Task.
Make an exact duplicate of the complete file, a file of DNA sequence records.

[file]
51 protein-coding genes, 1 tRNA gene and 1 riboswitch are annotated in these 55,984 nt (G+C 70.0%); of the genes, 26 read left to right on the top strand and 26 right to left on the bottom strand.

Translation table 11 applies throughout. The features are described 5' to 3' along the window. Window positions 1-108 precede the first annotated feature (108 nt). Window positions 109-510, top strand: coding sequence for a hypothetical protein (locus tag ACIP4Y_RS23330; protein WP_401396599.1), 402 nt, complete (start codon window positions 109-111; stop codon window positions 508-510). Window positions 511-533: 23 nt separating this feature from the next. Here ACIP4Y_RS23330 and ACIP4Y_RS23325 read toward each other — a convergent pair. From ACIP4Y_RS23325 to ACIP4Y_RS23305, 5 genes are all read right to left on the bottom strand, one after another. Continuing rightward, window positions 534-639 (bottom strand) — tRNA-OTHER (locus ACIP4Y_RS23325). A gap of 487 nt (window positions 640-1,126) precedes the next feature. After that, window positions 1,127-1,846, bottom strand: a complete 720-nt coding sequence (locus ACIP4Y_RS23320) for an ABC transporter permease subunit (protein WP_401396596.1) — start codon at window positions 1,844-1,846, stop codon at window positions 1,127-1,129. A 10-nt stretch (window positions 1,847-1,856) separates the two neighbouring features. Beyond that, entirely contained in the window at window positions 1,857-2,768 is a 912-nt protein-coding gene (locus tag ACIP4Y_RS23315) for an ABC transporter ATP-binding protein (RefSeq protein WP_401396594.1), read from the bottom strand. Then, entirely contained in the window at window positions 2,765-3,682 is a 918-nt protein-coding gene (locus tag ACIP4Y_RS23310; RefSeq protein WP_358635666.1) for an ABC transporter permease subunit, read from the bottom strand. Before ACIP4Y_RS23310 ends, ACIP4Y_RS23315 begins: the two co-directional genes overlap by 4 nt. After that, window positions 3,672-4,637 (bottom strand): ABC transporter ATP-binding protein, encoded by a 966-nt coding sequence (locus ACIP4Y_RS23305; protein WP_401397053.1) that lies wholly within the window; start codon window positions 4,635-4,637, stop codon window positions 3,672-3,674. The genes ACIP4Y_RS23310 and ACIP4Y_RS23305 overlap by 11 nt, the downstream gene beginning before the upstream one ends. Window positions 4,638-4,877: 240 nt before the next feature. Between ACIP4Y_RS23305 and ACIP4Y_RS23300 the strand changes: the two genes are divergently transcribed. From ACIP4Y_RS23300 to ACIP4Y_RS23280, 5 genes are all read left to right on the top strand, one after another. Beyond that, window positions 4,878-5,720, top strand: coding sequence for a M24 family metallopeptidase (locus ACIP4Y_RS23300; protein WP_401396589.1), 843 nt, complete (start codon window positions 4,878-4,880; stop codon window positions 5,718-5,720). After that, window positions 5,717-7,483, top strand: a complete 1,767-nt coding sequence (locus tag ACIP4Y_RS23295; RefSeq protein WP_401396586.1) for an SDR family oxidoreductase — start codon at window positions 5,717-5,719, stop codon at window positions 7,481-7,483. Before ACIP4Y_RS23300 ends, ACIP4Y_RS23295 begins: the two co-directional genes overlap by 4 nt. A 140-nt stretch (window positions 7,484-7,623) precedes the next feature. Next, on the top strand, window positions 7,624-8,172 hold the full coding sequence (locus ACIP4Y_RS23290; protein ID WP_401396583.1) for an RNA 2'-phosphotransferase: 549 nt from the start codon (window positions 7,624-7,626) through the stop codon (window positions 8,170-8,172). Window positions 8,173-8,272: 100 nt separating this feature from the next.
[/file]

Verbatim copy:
51 protein-coding genes, 1 tRNA gene and 1 riboswitch are annotated in these 55,984 nt (G+C 70.0%); of the genes, 26 read left to right on the top strand and 26 right to left on the bottom strand.

Translation table 11 applies throughout. The features are described 5' to 3' along the window. Window positions 1-108 precede the first annotated feature (108 nt). Window positions 109-510, top strand: coding sequence for a hypothetical protein (locus tag ACIP4Y_RS23330; protein WP_401396599.1), 402 nt, complete (start codon window positions 109-111; stop codon window positions 508-510). Window positions 511-533: 23 nt separating this feature from the next. Here ACIP4Y_RS23330 and ACIP4Y_RS23325 read toward each other — a convergent pair. From ACIP4Y_RS23325 to ACIP4Y_RS23305, 5 genes are all read right to left on the bottom strand, one after another. Continuing rightward, window positions 534-639 (bottom strand) — tRNA-OTHER (locus ACIP4Y_RS23325). A gap of 487 nt (window positions 640-1,126) precedes the next feature. After that, window positions 1,127-1,846, bottom strand: a complete 720-nt coding sequence (locus ACIP4Y_RS23320) for an ABC transporter permease subunit (protein WP_401396596.1) — start codon at window positions 1,844-1,846, stop codon at window positions 1,127-1,129. A 10-nt stretch (window positions 1,847-1,856) separates the two neighbouring features. Beyond that, entirely contained in the window at window positions 1,857-2,768 is a 912-nt protein-coding gene (locus tag ACIP4Y_RS23315) for an ABC transporter ATP-binding protein (RefSeq protein WP_401396594.1), read from the bottom strand. Then, entirely contained in the window at window positions 2,765-3,682 is a 918-nt protein-coding gene (locus tag ACIP4Y_RS23310; RefSeq protein WP_358635666.1) for an ABC transporter permease subunit, read from the bottom strand. Before ACIP4Y_RS23310 ends, ACIP4Y_RS23315 begins: the two co-directional genes overlap by 4 nt. After that, window positions 3,672-4,637 (bottom strand): ABC transporter ATP-binding protein, encoded by a 966-nt coding sequence (locus ACIP4Y_RS23305; protein WP_401397053.1) that lies wholly within the window; start codon window positions 4,635-4,637, stop codon window positions 3,672-3,674. The genes ACIP4Y_RS23310 and ACIP4Y_RS23305 overlap by 11 nt, the downstream gene beginning before the upstream one ends. Window positions 4,638-4,877: 240 nt before the next feature. Between ACIP4Y_RS23305 and ACIP4Y_RS23300 the strand changes: the two genes are divergently transcribed. From ACIP4Y_RS23300 to ACIP4Y_RS23280, 5 genes are all read left to right on the top strand, one after another. Beyond that, window positions 4,878-5,720, top strand: coding sequence for a M24 family metallopeptidase (locus ACIP4Y_RS23300; protein WP_401396589.1), 843 nt, complete (start codon window positions 4,878-4,880; stop codon window positions 5,718-5,720). After that, window positions 5,717-7,483, top strand: a complete 1,767-nt coding sequence (locus tag ACIP4Y_RS23295; RefSeq protein WP_401396586.1) for an SDR family oxidoreductase — start codon at window positions 5,717-5,719, stop codon at window positions 7,481-7,483. Before ACIP4Y_RS23300 ends, ACIP4Y_RS23295 begins: the two co-directional genes overlap by 4 nt. A 140-nt stretch (window positions 7,484-7,623) precedes the next feature. Next, on the top strand, window positions 7,624-8,172 hold the full coding sequence (locus ACIP4Y_RS23290; protein ID WP_401396583.1) for an RNA 2'-phosphotransferase: 549 nt from the start codon (window positions 7,624-7,626) through the stop codon (window positions 8,170-8,172). Window positions 8,173-8,272: 100 nt separating this feature from the next.